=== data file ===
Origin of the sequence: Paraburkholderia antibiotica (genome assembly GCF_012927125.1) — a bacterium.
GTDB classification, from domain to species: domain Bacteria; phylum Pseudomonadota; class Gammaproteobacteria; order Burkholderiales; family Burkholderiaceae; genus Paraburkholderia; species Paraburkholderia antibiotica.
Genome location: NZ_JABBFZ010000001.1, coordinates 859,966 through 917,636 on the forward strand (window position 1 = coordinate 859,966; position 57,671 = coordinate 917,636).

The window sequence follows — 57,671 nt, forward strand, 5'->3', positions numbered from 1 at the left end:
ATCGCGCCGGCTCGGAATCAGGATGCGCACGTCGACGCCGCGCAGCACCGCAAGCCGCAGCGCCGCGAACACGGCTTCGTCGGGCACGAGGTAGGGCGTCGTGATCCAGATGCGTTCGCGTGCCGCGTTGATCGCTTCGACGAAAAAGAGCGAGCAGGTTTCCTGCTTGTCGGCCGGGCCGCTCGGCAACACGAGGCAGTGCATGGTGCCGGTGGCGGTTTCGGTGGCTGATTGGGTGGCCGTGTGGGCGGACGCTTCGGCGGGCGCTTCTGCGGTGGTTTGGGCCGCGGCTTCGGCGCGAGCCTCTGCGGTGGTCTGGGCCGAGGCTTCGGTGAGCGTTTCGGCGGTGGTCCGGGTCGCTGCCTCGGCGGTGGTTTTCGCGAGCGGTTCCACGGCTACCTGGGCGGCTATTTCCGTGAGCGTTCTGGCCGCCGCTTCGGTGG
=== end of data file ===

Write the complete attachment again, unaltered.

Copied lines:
Origin of the sequence: Paraburkholderia antibiotica (genome assembly GCF_012927125.1) — a bacterium.
GTDB classification, from domain to species: domain Bacteria; phylum Pseudomonadota; class Gammaproteobacteria; order Burkholderiales; family Burkholderiaceae; genus Paraburkholderia; species Paraburkholderia antibiotica.
Genome location: NZ_JABBFZ010000001.1, coordinates 859,966 through 917,636 on the forward strand (window position 1 = coordinate 859,966; position 57,671 = coordinate 917,636).

The window sequence follows — 57,671 nt, forward strand, 5'->3', positions numbered from 1 at the left end:
ATCGCGCCGGCTCGGAATCAGGATGCGCACGTCGACGCCGCGCAGCACCGCAAGCCGCAGCGCCGCGAACACGGCTTCGTCGGGCACGAGGTAGGGCGTCGTGATCCAGATGCGTTCGCGTGCCGCGTTGATCGCTTCGACGAAAAAGAGCGAGCAGGTTTCCTGCTTGTCGGCCGGGCCGCTCGGCAACACGAGGCAGTGCATGGTGCCGGTGGCGGTTTCGGTGGCTGATTGGGTGGCCGTGTGGGCGGACGCTTCGGCGGGCGCTTCTGCGGTGGTTTGGGCCGCGGCTTCGGCGCGAGCCTCTGCGGTGGTCTGGGCCGAGGCTTCGGTGAGCGTTTCGGCGGTGGTCCGGGTCGCTGCCTCGGCGGTGGTTTTCGCGAGCGGTTCCACGGCTACCTGGGCGGCTATTTCCGTGAGCGTTCTGGCCGCCGCTTCGGTGG